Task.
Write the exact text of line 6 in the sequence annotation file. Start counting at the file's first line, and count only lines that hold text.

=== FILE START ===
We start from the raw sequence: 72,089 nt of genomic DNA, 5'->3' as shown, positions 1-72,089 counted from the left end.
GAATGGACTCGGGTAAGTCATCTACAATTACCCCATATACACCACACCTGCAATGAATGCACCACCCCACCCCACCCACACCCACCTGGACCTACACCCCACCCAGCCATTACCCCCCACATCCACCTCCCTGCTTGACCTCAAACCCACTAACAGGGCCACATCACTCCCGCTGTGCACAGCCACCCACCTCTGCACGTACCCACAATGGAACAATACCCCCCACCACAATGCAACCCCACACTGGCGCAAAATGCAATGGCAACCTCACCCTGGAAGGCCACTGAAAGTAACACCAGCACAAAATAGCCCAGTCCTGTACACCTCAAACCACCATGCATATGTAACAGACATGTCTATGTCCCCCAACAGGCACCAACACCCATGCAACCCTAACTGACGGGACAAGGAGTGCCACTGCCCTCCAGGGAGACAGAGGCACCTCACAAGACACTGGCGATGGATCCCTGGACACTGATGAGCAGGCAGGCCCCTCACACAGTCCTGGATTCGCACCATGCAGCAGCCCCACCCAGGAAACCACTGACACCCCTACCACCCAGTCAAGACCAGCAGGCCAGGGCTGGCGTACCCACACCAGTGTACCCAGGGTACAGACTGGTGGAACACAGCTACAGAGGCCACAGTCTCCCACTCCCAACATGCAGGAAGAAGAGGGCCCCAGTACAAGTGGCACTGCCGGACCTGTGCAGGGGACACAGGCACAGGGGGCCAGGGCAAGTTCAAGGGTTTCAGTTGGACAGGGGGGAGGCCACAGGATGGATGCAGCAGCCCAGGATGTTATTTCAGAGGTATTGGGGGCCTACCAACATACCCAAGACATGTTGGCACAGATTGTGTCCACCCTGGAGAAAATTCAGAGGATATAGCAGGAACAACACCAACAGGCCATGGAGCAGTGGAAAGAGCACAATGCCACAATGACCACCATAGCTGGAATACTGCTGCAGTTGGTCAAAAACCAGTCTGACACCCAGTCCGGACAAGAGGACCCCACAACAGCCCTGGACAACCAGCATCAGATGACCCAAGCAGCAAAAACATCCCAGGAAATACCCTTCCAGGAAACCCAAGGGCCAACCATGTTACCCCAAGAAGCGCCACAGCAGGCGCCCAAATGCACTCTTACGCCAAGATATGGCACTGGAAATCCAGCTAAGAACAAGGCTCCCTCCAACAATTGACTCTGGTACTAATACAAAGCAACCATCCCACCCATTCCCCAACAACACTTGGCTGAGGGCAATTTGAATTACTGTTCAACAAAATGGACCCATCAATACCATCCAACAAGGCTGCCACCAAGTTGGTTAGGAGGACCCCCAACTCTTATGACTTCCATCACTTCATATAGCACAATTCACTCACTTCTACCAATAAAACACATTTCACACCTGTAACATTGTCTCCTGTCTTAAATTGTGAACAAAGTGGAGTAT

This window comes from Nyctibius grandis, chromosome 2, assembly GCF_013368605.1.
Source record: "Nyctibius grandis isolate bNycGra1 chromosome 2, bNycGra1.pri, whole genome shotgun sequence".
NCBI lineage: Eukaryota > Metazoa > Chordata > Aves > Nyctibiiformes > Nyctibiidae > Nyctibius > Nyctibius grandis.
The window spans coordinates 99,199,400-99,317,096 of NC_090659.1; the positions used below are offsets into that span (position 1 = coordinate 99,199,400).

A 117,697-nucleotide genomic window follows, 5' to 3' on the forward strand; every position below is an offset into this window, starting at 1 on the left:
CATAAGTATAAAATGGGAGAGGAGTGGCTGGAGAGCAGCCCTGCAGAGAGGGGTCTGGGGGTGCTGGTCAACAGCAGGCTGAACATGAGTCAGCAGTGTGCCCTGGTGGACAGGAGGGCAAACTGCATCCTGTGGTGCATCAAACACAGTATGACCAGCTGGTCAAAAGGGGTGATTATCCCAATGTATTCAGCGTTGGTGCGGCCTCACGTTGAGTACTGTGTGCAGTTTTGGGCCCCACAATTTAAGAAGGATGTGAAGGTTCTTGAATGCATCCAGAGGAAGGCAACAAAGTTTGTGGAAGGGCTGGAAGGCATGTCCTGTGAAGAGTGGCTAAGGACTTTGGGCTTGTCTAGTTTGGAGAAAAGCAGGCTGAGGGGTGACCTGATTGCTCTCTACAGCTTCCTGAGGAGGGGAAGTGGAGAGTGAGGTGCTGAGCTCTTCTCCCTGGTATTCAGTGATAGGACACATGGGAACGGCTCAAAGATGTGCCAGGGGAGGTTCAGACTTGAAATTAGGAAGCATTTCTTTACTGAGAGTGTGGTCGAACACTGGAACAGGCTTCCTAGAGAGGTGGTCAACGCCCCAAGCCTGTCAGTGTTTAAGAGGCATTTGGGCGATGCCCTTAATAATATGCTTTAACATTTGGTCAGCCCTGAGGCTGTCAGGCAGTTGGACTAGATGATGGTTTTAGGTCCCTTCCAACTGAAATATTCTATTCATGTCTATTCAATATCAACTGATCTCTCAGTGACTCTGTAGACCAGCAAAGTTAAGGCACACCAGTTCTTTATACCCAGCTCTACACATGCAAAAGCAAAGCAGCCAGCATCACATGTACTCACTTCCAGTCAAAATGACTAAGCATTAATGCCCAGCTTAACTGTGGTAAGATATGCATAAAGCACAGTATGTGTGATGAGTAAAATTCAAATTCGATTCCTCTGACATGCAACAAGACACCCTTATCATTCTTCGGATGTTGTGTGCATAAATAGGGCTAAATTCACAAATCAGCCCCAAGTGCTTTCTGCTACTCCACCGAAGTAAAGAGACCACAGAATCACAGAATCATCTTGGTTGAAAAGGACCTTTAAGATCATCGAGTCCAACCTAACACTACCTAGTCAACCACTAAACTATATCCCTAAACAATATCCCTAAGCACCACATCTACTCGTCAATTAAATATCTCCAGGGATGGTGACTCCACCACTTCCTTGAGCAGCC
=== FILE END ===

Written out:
The window spans coordinates 99,199,400-99,317,096 of NC_090659.1; the positions used below are offsets into that span (position 1 = coordinate 99,199,400).